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Posted by Leah Caracappa on Jul 10, 2008 12:00 AM CDT
Fernanda B Fernandes, Frida L Plavnik, Andressa MS Teixeira, Dejaldo M deJesus Christofalo, Sergio A Ajzen, Elisa MS Higa, Fernanda A Ronchi, Ricardo de Castro Cintra Sesso, and Dulce E Casarini

Hypertension, or high blood pressure, is a critical public health problem. Hypertensive patients often do not exhibit symptoms, leaving them unaware of their risk. Development of early biomarkers for hypertension may help identify those at risk before an adverse outcome such as heart attack or stroke may occur. Fernandes et al. (429-435) examined the association between urinary angiotension I-converting enzyme (ACE), a vascular regulator, and other hypertensive elements including C-reactive protein, homocysteine plasma levels, urinary nitric oxide and endothelial function. Findings suggest that healthy subjects with the 90kDa isoform of ACE and a family history of hypertension exhibited endothelial dysfunction. This data may lead to the development of a biomarker to assess future hypertension risks.

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Posted by Leah Caracappa on Jul 9, 2008 12:00 AM CDT
Hongkuan Fan, Basilia Zingarelli, Vashaunta Harris, George E Tempel, Perry V Halushka, and James A Cook

Overactivity of the innate immune system results in systemic inflammatory response syndrome (SIRS) and septic shock. Lack of the Gi protein results in augmented inflammatory responses to lipopolysaccharide (LPS).  Since lysophosphatidic acid (LPA) activates Gi proteins, Fan et al. (422-428) hypothesized that LPA could inhibit LPS-induced inflammatory responses through activation of Gi-coupled anti-inflammatory signaling pathways.  Results demonstrate LPA has an anti-inflammatory effect on LPS-induced systemic inflammation through ERK1/2, serine/threonine phosphatases and P13 kinase signaling pathways. Targeting LPA and the corresponding signaling pathways may result in potential therapeutic treatments for sepsis.

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Posted by Leah Caracappa on Jul 8, 2008 12:00 AM CDT
Yvonne Wettergren, Elisabeth Odin, Staffan Nilsson, Göran Carlsson, and Bengt Gustavsson

Colorectal cancer (CRC) is the third leading cause of cancer deaths in Western countries. Development of distant metastases by tumor cells spread from the primary tumor site is a major cause of death. Using biomarkers to identify CRC patients who would benefit from adjuvant treatment may decrease the risk of recurrence. Low folate levels are seen in CRC patients with poor survival. Folate levels affect gene-specific hypermethylation, and in this work Wettergren et al. (412-421) investigated whether hypermethylation of the p16 promoter in mucosa could be detected and related to survival of CRC patients.  Patients with p16 hypermethylation in the mucosa had an increased risk of cancer-related death and shorter disease-free survival. Hypermethylation of p16 was identified as an independent prognostic parameter for cancer-specific survival and an independent predictor of disease free survival.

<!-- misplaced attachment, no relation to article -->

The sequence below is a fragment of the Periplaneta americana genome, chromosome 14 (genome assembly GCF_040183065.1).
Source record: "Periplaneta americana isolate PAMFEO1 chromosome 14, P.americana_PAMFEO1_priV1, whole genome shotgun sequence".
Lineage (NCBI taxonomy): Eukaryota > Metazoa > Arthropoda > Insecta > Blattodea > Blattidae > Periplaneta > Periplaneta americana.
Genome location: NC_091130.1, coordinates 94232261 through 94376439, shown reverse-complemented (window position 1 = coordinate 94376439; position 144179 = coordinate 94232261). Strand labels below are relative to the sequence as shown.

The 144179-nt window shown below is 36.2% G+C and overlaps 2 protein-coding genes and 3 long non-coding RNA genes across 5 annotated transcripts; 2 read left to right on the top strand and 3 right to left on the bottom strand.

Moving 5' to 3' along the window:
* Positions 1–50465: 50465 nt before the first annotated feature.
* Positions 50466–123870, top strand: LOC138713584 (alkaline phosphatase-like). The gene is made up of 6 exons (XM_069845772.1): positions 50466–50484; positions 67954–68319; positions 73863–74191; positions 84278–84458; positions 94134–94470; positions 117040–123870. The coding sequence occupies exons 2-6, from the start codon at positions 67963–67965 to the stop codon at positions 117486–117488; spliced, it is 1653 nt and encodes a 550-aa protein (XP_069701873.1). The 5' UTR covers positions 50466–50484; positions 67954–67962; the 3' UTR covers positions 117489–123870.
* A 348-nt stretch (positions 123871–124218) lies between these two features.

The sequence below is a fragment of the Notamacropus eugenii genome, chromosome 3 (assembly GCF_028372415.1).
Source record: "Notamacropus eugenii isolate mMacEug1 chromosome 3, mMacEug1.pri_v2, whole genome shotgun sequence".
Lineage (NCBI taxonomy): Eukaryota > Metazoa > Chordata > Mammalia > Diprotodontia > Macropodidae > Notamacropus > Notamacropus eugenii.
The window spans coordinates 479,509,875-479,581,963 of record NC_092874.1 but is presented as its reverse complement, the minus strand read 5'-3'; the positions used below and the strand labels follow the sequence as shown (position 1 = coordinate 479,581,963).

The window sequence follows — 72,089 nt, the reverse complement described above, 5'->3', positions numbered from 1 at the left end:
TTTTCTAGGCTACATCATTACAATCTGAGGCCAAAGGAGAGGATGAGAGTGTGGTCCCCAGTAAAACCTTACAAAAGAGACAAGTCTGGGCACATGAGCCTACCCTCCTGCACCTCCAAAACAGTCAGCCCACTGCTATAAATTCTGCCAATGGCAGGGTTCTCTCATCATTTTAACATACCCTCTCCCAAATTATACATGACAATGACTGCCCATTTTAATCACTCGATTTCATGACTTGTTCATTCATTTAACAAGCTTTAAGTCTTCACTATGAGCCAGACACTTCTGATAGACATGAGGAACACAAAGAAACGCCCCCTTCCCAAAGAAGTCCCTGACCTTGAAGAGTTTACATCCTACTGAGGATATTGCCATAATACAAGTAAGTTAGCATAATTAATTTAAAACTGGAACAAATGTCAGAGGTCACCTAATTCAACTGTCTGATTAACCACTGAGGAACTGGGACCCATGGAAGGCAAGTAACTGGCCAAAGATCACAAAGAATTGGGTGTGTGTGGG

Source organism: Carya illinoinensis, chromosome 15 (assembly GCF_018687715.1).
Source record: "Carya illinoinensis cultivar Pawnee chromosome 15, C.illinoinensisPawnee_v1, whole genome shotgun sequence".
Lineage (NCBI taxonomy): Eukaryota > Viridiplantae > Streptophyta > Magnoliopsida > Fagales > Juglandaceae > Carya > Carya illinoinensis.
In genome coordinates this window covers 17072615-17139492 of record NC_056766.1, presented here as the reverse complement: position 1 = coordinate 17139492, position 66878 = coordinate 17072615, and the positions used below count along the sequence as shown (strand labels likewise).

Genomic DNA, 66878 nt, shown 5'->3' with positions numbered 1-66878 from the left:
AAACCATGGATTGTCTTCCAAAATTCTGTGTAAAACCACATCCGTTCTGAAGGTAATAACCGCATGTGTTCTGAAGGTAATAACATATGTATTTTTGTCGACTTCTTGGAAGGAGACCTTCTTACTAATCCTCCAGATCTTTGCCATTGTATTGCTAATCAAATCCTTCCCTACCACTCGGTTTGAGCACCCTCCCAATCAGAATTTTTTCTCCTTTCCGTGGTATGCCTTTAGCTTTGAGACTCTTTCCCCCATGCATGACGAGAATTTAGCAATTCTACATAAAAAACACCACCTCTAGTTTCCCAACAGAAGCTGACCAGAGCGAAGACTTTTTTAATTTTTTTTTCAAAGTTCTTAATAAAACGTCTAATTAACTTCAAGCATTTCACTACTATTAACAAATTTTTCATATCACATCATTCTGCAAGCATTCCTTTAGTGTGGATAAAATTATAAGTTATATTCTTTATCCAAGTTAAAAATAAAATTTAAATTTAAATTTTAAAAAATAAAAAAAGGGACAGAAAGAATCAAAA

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Posted by Leah Caracappa on Jul 7, 2008 12:00 AM CDT
Efstathia Papageorgiou, Nea Pitulis, Menelaos Manoussakis, Peter Lembessis, and Michael Koutsilieris

Prostate cancer is the most common malignancy in men over 60 and is associated with significant cancer-related mortality in its advanced stage.  PPARγ is overexpressed in prostate cancer and PPARγ ligands promote cell cycle arrest and apoptosis in prostate cancer cells.  Papageorgiou et al. (403-411) analyzed the ability of two PPARγ ligands to increase cytotoxicity and suppress survival in PC-3 prostate cancer cells. While both ligands induced cytostasis, only the synthetic ligand inhibited the survival factor action of IGF-1 on chemotherapy-induced apoptosis of PC-3 cells via a non-genomic action.  This attenuation of IGF-1-dependent signaling in PC-3 cells could have clinical implications for the management of androgen ablation-refractory and chemotherapy-resistant advanced prostate cancer patients with bone metastasis.

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Posted by Leah Caracappa on Jul 6, 2008 12:00 AM CDT